'I'm as surprised as anyone to find myself a convert to camping'

We all have our reasons for being here: to escape, to mourn, to celebrate, to contemplate

‘I feel cocooned in another world, though our home is only 30 minutes away.’ Photograph: iStock/Getty Images

‘I feel cocooned in another world, though our home is only 30 minutes away.’ Photograph: iStock/Getty Images

 

September’s Labor Day weekend traditionally marks the end of the summer in the US. After this, the new school year begins, as do the seasonal shifts in weather, sport, and fashion. For me, the weekend is a welcome indicator that the humidity of the Washington D.C. summer is about to end and the beautiful, decidedly more tolerable, fall weather will soon be here.

The Fourth of July is marked by barbeques and fireworks, but Labor Day bears witness to the transition of the seasons in a somewhat more low-key celebration: camping.

Having never camped prior to moving to America, I’m as surprised as anyone to find myself a convert. It seems like everyone here, at one time or another, has camped in a state park. With 10,000 state park areas nationwide, the choice is widespread and hugely diverse. Entrance is cheap, about $20 (€16.60) per night, and the facilities, although not luxurious, are clean and well maintained.

Camping in North Cascades National Park. Photograph: iStock/Getty Images
Camping in North Cascades National Park. Photograph: iStock/Getty Images

Labor Day weekend is the biggest weekend of the year for camping. The mosquito population drops with the temperature, making for a more comfortable sleep, and for many it is the last opportunity for a family vacation before the fall routine kicks in.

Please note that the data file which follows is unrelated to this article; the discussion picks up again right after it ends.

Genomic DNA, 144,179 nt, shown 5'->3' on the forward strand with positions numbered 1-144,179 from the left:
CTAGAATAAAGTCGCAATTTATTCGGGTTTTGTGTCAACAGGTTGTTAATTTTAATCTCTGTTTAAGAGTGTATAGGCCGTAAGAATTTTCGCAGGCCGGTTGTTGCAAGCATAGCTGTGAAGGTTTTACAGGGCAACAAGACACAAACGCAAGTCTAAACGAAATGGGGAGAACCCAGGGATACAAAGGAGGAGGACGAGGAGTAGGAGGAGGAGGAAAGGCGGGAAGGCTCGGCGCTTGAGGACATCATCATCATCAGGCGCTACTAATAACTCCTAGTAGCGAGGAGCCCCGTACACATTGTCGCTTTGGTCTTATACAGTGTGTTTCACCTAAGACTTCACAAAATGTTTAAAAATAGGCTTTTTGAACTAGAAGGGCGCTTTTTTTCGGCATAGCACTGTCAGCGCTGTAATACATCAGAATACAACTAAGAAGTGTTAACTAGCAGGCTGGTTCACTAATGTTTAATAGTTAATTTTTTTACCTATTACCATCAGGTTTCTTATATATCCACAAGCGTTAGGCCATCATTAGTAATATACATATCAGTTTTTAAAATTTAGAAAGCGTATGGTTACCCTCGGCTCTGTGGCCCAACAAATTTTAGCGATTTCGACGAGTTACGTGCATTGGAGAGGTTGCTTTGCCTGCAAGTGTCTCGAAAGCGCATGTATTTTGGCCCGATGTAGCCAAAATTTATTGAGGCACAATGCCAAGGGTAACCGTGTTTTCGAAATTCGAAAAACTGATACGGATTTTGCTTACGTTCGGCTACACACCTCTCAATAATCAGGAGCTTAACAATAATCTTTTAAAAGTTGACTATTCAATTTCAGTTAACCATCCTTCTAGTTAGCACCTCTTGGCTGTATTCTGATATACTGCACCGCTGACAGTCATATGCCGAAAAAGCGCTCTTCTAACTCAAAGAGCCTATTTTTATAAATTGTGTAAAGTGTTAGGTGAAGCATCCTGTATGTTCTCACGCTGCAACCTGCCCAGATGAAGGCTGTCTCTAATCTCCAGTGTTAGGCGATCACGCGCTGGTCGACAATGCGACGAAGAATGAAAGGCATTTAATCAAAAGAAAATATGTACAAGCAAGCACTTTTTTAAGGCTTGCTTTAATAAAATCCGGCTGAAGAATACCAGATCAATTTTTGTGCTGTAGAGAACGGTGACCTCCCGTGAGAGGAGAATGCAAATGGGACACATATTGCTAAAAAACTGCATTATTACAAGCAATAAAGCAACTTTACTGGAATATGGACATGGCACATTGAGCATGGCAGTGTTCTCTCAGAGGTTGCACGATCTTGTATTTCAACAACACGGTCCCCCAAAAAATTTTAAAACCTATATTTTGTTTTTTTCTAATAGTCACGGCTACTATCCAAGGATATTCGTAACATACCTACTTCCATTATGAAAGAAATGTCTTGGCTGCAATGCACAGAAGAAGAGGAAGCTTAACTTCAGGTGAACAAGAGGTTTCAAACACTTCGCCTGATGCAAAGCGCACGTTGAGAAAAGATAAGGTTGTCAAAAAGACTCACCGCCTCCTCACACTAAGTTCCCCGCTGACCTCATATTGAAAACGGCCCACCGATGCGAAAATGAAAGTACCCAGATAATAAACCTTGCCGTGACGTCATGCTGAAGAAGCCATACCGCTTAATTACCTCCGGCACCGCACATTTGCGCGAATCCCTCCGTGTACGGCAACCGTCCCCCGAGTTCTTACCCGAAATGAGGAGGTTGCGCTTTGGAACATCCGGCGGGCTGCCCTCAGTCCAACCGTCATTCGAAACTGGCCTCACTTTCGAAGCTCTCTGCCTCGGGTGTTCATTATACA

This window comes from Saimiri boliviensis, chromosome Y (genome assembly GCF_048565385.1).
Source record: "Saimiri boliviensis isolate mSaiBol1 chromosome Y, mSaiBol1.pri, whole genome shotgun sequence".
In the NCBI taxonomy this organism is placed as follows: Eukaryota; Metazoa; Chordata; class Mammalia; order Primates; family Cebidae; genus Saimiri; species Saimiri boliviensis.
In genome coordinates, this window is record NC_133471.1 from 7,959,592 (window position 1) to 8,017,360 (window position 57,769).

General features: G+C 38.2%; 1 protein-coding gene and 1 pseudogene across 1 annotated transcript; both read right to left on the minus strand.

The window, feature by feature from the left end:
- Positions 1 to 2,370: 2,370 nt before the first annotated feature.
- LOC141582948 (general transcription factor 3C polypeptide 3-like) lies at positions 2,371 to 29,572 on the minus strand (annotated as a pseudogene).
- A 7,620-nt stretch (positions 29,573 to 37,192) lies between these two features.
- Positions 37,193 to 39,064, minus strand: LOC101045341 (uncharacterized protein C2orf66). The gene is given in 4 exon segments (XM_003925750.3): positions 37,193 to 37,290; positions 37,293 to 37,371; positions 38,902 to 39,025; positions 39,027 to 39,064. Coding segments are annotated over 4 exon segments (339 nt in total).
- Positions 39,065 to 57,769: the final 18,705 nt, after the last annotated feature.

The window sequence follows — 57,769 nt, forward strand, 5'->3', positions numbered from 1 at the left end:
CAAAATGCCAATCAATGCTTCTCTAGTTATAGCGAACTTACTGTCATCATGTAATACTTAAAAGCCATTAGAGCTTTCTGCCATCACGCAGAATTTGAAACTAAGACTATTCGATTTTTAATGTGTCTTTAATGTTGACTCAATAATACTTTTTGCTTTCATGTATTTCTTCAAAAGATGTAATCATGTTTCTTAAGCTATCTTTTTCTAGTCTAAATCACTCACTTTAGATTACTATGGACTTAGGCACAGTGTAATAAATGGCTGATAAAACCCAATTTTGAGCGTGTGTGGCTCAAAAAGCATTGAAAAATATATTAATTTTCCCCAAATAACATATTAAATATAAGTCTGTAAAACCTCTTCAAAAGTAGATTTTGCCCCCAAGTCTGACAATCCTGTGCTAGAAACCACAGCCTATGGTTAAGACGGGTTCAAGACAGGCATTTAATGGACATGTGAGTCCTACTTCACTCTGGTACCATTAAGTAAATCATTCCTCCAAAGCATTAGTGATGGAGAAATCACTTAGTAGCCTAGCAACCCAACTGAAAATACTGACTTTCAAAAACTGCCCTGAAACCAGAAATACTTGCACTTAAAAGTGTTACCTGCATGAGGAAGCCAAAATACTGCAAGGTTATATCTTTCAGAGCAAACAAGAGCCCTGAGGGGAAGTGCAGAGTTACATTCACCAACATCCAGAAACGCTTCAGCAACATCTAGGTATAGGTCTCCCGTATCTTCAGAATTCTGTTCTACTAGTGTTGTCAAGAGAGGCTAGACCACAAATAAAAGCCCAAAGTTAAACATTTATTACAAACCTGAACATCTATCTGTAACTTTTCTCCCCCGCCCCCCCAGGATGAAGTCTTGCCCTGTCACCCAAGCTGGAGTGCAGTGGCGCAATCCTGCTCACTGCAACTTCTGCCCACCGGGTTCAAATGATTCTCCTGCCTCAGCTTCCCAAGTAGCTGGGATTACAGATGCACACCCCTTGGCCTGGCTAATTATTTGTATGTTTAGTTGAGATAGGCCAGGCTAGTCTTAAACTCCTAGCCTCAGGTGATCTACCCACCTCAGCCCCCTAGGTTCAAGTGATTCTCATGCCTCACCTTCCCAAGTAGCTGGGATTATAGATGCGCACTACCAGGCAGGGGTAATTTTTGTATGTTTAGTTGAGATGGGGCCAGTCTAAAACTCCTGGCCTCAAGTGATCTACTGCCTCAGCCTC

As my husband and I unpack the plethora of equipment for our stay, the peace I feel is immediate. Along with the cross-country road trips that can go on for hours and sometimes days, the experience of camping reminds me of just how expansive this country is. The sense is that of the wild butting against the civilized; manicured camping spots with man-made gravel tenting sites, fire pits, and benches contrast with the dramatic forest that surrounds us. It is loud: cicadas forcefully contract their muscles in song, and owls wake us up with a midnight hoot-fest. But this is a soundtrack that’s intimate and enveloping. I feel cocooned in another world, though our home is only 30 minutes away.

Sylvia Davis: ‘I’m as surprised as anyone to find myself a convert to camping.’
Sylvia Davis: ‘I’m as surprised as anyone to find myself a convert to camping.’

Even now, more than six years after moving from Ireland, aspects of American life are for me American movies come to life. And a hike here is no different. The thunderous force of the waterfall calls for Daniel Day Lewis to shout, “I will find you!” and I imagine four boys have just turned the corner of the abandoned railroad track, as Stand by Me involuntarily pops into my head.

Around us is a snapshot of American life: families with kids and dogs in tow, young couples, and more seasoned older campers. I know nothing about them, but for this weekend we are a community: tolerant and respectful as we participate in a shared yet solitary experience. I imagine we all have our reasons for being here: to escape, to mourn, to celebrate, to contemplate; the vast sky above us seems just big enough to accommodate our thoughts.

Tastes like s’more... Photograph: iStock/Getty Images
Tastes like s’more... Photograph: iStock/Getty Images

At night, low chat and laughter can be heard at every campsite. S’mores - a snack of marshmallow (toasted by the campfire’s heat) and chocolate, sandwiched between Graham crackers - are a camping staple, only improved by the substitution of American chocolate with Cadbury’s.

In the morning, we pack up the tent and prepare to leave. We turn on the radio as we scroll through our updates, and the spell is broken.

The outside world was, for a while, paused, but the news alerts continue on.

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